In a portfolio context, these two Kazakhstan-based stocks complement each other nicely, offering different end-market exposures, economic sensitivities, interest rate sensitivities, and act as a currency hedge to one another: in an environment of a weak Kazakhstani tenge, Kaspi’s value may be reduced but Kazatomprom’s value may flourish given that uranium is priced in U.S. dollars while the company’s labour costs are in tenge.
You’ll find many other examples of this barbell approach across the portfolio: e.g., Tencent vs. cement and hazardous waste treatment company China Conch Ventures; Taiwan’s e-commerce leader momo.com vs. China Merchants Bank. We believe that it pays to be discriminate: many shorter-duration companies fail to earn their cost of capital, and the valuations of many higher-duration companies seem unreasonable.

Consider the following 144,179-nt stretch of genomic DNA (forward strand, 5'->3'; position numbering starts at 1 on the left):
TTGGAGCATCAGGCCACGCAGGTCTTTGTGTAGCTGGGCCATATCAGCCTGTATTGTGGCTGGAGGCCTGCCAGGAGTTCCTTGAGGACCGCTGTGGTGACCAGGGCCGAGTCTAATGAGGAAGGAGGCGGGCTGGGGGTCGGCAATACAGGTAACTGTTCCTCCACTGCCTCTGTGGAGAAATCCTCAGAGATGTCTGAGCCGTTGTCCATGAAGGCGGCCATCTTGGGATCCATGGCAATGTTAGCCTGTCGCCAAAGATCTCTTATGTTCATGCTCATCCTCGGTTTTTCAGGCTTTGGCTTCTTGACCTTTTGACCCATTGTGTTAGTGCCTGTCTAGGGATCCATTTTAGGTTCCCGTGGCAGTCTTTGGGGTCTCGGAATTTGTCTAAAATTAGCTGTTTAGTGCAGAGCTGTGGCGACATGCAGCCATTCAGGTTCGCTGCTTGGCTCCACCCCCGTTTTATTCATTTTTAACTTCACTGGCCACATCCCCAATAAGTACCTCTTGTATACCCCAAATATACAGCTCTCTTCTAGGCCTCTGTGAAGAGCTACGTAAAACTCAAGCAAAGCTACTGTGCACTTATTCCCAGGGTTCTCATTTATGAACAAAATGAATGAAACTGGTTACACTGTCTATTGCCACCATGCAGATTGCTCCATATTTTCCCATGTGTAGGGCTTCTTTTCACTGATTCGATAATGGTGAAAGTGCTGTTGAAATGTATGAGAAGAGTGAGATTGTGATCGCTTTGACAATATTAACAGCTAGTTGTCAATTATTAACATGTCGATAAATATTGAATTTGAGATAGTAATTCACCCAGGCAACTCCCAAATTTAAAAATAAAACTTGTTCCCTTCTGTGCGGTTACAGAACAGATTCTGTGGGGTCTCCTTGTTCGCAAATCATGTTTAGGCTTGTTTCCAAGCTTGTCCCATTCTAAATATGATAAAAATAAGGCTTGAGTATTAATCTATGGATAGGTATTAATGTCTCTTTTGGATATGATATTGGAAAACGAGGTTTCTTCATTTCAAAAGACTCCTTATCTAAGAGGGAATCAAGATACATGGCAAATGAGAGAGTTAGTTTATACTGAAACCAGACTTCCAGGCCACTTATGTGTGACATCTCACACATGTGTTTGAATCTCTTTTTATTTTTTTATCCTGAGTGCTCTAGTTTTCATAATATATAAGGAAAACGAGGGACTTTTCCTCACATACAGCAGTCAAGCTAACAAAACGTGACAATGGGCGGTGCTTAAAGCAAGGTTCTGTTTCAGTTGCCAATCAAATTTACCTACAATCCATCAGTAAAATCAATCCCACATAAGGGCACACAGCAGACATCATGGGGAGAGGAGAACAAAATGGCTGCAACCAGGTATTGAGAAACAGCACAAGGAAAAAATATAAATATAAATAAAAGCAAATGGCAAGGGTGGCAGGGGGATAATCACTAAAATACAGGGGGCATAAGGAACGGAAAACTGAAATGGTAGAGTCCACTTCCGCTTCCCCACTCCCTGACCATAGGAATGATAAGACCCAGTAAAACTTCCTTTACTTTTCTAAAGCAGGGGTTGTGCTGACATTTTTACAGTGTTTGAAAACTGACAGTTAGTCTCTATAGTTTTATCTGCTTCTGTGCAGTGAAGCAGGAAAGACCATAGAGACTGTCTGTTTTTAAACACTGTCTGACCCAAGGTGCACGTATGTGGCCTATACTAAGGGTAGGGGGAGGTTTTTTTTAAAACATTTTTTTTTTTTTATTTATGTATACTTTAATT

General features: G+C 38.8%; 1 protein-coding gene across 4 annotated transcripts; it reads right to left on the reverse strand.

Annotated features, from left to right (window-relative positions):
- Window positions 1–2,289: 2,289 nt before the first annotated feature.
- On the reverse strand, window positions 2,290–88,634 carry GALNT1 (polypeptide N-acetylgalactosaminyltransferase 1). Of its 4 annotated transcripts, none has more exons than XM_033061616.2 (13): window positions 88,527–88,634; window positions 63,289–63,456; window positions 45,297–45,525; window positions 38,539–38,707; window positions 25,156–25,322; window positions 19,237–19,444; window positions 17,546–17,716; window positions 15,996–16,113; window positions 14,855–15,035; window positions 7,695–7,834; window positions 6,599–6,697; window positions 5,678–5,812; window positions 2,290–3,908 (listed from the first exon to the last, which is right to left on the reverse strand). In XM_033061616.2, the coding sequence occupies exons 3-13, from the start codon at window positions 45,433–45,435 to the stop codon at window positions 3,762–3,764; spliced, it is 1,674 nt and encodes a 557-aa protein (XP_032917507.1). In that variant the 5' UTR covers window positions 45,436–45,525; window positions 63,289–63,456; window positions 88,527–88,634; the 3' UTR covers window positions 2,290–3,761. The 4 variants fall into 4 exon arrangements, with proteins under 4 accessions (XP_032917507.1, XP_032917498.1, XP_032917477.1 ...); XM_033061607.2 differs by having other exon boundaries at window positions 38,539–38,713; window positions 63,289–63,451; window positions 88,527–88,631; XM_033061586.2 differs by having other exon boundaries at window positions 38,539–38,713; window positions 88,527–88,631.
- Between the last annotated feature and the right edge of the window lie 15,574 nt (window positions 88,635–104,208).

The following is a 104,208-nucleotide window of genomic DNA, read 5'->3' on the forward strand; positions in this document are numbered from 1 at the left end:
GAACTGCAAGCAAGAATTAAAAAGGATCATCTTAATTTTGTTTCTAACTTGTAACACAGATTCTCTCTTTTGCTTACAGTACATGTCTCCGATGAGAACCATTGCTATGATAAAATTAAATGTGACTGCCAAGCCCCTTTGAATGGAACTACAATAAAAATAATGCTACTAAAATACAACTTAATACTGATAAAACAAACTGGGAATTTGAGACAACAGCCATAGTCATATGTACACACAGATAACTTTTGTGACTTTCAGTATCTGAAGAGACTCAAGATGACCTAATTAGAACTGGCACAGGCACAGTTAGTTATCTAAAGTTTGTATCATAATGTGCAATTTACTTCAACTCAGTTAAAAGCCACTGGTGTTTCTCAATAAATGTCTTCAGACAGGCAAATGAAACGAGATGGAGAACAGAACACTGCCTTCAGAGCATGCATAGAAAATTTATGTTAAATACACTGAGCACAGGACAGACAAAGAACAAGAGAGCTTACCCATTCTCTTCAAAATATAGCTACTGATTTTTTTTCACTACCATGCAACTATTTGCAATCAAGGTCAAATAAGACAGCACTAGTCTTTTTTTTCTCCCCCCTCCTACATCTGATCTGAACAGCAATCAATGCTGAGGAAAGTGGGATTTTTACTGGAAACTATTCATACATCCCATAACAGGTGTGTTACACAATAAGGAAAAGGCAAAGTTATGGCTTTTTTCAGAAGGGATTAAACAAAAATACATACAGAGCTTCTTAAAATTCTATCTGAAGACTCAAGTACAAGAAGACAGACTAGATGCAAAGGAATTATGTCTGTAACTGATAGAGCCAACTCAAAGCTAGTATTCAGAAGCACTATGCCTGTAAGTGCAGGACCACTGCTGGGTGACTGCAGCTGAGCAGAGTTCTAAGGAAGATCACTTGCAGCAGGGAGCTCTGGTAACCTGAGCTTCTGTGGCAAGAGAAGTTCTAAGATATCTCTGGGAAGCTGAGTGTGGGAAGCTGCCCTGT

Fisher concludes Common Stocks and Uncommon Profits by stating that “the risks and rewards of the past hundred years may be small beside those of the next fifty.” Perhaps he did envision the spectacular rise of companies like Tencent after all.